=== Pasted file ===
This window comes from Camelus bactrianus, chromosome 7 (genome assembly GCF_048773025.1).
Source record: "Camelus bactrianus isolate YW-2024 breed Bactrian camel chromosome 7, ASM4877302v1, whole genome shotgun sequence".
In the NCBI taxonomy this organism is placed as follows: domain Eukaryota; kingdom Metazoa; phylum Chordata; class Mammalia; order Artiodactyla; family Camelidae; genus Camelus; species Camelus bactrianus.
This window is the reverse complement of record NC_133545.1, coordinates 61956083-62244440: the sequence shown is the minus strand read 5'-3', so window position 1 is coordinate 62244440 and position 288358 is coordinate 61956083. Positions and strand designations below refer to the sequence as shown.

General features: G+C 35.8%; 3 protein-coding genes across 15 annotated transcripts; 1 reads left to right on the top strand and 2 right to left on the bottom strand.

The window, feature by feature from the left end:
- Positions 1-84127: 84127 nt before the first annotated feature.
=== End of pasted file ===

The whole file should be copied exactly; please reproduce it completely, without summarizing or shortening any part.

This window comes from Camelus bactrianus, chromosome 7 (genome assembly GCF_048773025.1).
Source record: "Camelus bactrianus isolate YW-2024 breed Bactrian camel chromosome 7, ASM4877302v1, whole genome shotgun sequence".
In the NCBI taxonomy this organism is placed as follows: domain Eukaryota; kingdom Metazoa; phylum Chordata; class Mammalia; order Artiodactyla; family Camelidae; genus Camelus; species Camelus bactrianus.
This window is the reverse complement of record NC_133545.1, coordinates 61956083-62244440: the sequence shown is the minus strand read 5'-3', so window position 1 is coordinate 62244440 and position 288358 is coordinate 61956083. Positions and strand designations below refer to the sequence as shown.

General features: G+C 35.8%; 3 protein-coding genes across 15 annotated transcripts; 1 reads left to right on the top strand and 2 right to left on the bottom strand.

The window, feature by feature from the left end:
- Positions 1-84127: 84127 nt before the first annotated feature.